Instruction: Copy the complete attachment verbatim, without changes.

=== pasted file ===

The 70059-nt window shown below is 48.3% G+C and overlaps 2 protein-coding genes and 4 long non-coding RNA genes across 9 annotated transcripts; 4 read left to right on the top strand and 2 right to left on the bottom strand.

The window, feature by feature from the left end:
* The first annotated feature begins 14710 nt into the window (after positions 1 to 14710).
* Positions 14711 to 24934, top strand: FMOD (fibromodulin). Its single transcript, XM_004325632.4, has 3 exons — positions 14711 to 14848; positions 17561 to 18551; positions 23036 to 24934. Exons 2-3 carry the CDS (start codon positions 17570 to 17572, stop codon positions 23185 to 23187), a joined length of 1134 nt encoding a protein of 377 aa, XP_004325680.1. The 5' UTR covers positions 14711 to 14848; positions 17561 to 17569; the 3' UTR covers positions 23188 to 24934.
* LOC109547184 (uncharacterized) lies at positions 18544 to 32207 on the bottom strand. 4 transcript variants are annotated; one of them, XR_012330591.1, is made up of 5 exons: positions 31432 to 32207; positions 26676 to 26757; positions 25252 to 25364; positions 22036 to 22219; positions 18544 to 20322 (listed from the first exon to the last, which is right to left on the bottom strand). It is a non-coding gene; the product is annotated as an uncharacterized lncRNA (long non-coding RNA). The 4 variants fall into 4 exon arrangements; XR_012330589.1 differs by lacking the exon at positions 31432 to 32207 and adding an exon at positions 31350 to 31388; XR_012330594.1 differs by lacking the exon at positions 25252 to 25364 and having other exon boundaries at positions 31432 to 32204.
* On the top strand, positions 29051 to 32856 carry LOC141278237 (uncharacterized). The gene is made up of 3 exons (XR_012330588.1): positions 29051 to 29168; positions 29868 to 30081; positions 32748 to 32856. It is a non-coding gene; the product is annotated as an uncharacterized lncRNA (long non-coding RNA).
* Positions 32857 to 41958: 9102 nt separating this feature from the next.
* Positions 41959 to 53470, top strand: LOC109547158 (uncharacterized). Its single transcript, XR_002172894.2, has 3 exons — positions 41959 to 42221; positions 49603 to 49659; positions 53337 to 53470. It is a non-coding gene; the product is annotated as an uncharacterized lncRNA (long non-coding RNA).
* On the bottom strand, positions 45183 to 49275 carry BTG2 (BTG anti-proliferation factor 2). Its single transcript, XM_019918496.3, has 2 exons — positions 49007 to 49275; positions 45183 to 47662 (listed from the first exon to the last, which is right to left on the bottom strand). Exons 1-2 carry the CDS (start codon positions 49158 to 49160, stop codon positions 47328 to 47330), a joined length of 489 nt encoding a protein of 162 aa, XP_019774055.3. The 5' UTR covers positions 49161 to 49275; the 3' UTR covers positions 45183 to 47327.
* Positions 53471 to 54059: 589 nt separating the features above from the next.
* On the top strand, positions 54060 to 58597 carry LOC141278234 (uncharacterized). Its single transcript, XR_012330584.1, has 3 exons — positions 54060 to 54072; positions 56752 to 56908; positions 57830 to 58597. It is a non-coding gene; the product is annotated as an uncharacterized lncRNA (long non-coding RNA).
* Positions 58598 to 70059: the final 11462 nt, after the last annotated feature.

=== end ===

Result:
The 70059-nt window shown below is 48.3% G+C and overlaps 2 protein-coding genes and 4 long non-coding RNA genes across 9 annotated transcripts; 4 read left to right on the top strand and 2 right to left on the bottom strand.

The window, feature by feature from the left end:
* The first annotated feature begins 14710 nt into the window (after positions 1 to 14710).
* Positions 14711 to 24934, top strand: FMOD (fibromodulin). Its single transcript, XM_004325632.4, has 3 exons — positions 14711 to 14848; positions 17561 to 18551; positions 23036 to 24934. Exons 2-3 carry the CDS (start codon positions 17570 to 17572, stop codon positions 23185 to 23187), a joined length of 1134 nt encoding a protein of 377 aa, XP_004325680.1. The 5' UTR covers positions 14711 to 14848; positions 17561 to 17569; the 3' UTR covers positions 23188 to 24934.
* LOC109547184 (uncharacterized) lies at positions 18544 to 32207 on the bottom strand. 4 transcript variants are annotated; one of them, XR_012330591.1, is made up of 5 exons: positions 31432 to 32207; positions 26676 to 26757; positions 25252 to 25364; positions 22036 to 22219; positions 18544 to 20322 (listed from the first exon to the last, which is right to left on the bottom strand). It is a non-coding gene; the product is annotated as an uncharacterized lncRNA (long non-coding RNA). The 4 variants fall into 4 exon arrangements; XR_012330589.1 differs by lacking the exon at positions 31432 to 32207 and adding an exon at positions 31350 to 31388; XR_012330594.1 differs by lacking the exon at positions 25252 to 25364 and having other exon boundaries at positions 31432 to 32204.
* On the top strand, positions 29051 to 32856 carry LOC141278237 (uncharacterized). The gene is made up of 3 exons (XR_012330588.1): positions 29051 to 29168; positions 29868 to 30081; positions 32748 to 32856. It is a non-coding gene; the product is annotated as an uncharacterized lncRNA (long non-coding RNA).
* Positions 32857 to 41958: 9102 nt separating this feature from the next.
* Positions 41959 to 53470, top strand: LOC109547158 (uncharacterized). Its single transcript, XR_002172894.2, has 3 exons — positions 41959 to 42221; positions 49603 to 49659; positions 53337 to 53470. It is a non-coding gene; the product is annotated as an uncharacterized lncRNA (long non-coding RNA).
* On the bottom strand, positions 45183 to 49275 carry BTG2 (BTG anti-proliferation factor 2). Its single transcript, XM_019918496.3, has 2 exons — positions 49007 to 49275; positions 45183 to 47662 (listed from the first exon to the last, which is right to left on the bottom strand). Exons 1-2 carry the CDS (start codon positions 49158 to 49160, stop codon positions 47328 to 47330), a joined length of 489 nt encoding a protein of 162 aa, XP_019774055.3. The 5' UTR covers positions 49161 to 49275; the 3' UTR covers positions 45183 to 47327.
* Positions 53471 to 54059: 589 nt separating the features above from the next.
* On the top strand, positions 54060 to 58597 carry LOC141278234 (uncharacterized). Its single transcript, XR_012330584.1, has 3 exons — positions 54060 to 54072; positions 56752 to 56908; positions 57830 to 58597. It is a non-coding gene; the product is annotated as an uncharacterized lncRNA (long non-coding RNA).
* Positions 58598 to 70059: the final 11462 nt, after the last annotated feature.